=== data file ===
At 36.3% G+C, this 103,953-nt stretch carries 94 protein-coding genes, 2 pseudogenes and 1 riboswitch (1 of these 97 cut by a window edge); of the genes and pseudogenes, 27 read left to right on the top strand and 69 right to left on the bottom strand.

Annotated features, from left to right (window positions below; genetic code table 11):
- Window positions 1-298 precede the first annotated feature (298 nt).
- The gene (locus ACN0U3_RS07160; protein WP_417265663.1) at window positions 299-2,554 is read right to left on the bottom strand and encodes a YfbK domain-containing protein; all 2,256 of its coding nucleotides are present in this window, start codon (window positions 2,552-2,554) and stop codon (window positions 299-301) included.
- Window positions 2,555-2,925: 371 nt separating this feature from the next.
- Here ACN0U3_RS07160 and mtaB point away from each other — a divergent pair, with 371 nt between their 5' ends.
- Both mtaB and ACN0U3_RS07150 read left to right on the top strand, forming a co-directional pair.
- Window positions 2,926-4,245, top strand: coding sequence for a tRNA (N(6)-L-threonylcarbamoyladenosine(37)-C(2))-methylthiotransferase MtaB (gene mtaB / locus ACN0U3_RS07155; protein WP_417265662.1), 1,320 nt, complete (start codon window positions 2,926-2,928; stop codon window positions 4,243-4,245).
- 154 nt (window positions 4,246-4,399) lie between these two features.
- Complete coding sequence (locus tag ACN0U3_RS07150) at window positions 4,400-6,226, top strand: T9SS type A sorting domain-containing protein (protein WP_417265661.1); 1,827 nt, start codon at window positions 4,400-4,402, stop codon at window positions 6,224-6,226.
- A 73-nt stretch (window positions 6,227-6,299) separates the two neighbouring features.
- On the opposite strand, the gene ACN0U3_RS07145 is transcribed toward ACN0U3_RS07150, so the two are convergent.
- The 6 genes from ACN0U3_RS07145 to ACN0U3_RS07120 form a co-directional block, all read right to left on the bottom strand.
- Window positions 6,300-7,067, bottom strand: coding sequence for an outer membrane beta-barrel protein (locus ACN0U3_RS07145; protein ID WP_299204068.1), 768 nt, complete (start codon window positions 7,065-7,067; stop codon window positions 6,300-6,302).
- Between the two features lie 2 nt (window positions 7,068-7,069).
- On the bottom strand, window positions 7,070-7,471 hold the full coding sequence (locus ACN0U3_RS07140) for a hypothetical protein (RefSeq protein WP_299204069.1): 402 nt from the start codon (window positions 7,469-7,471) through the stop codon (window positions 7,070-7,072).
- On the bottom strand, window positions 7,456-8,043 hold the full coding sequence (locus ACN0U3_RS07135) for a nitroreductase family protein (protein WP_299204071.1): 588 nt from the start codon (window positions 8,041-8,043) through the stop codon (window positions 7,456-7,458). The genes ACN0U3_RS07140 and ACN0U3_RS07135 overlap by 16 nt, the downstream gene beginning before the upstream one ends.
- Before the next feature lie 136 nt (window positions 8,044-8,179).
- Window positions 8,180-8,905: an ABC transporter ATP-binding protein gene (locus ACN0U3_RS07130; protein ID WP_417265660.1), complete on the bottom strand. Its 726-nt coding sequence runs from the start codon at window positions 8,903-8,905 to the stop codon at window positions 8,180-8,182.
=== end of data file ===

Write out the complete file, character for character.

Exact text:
At 36.3% G+C, this 103,953-nt stretch carries 94 protein-coding genes, 2 pseudogenes and 1 riboswitch (1 of these 97 cut by a window edge); of the genes and pseudogenes, 27 read left to right on the top strand and 69 right to left on the bottom strand.

Annotated features, from left to right (window positions below; genetic code table 11):
- Window positions 1-298 precede the first annotated feature (298 nt).
- The gene (locus ACN0U3_RS07160; protein WP_417265663.1) at window positions 299-2,554 is read right to left on the bottom strand and encodes a YfbK domain-containing protein; all 2,256 of its coding nucleotides are present in this window, start codon (window positions 2,552-2,554) and stop codon (window positions 299-301) included.
- Window positions 2,555-2,925: 371 nt separating this feature from the next.
- Here ACN0U3_RS07160 and mtaB point away from each other — a divergent pair, with 371 nt between their 5' ends.
- Both mtaB and ACN0U3_RS07150 read left to right on the top strand, forming a co-directional pair.
- Window positions 2,926-4,245, top strand: coding sequence for a tRNA (N(6)-L-threonylcarbamoyladenosine(37)-C(2))-methylthiotransferase MtaB (gene mtaB / locus ACN0U3_RS07155; protein WP_417265662.1), 1,320 nt, complete (start codon window positions 2,926-2,928; stop codon window positions 4,243-4,245).
- 154 nt (window positions 4,246-4,399) lie between these two features.
- Complete coding sequence (locus tag ACN0U3_RS07150) at window positions 4,400-6,226, top strand: T9SS type A sorting domain-containing protein (protein WP_417265661.1); 1,827 nt, start codon at window positions 4,400-4,402, stop codon at window positions 6,224-6,226.
- A 73-nt stretch (window positions 6,227-6,299) separates the two neighbouring features.
- On the opposite strand, the gene ACN0U3_RS07145 is transcribed toward ACN0U3_RS07150, so the two are convergent.
- The 6 genes from ACN0U3_RS07145 to ACN0U3_RS07120 form a co-directional block, all read right to left on the bottom strand.
- Window positions 6,300-7,067, bottom strand: coding sequence for an outer membrane beta-barrel protein (locus ACN0U3_RS07145; protein ID WP_299204068.1), 768 nt, complete (start codon window positions 7,065-7,067; stop codon window positions 6,300-6,302).
- Between the two features lie 2 nt (window positions 7,068-7,069).
- On the bottom strand, window positions 7,070-7,471 hold the full coding sequence (locus ACN0U3_RS07140) for a hypothetical protein (RefSeq protein WP_299204069.1): 402 nt from the start codon (window positions 7,469-7,471) through the stop codon (window positions 7,070-7,072).
- On the bottom strand, window positions 7,456-8,043 hold the full coding sequence (locus ACN0U3_RS07135) for a nitroreductase family protein (protein WP_299204071.1): 588 nt from the start codon (window positions 8,041-8,043) through the stop codon (window positions 7,456-7,458). The genes ACN0U3_RS07140 and ACN0U3_RS07135 overlap by 16 nt, the downstream gene beginning before the upstream one ends.
- Before the next feature lie 136 nt (window positions 8,044-8,179).
- Window positions 8,180-8,905: an ABC transporter ATP-binding protein gene (locus ACN0U3_RS07130; protein ID WP_417265660.1), complete on the bottom strand. Its 726-nt coding sequence runs from the start codon at window positions 8,903-8,905 to the stop codon at window positions 8,180-8,182.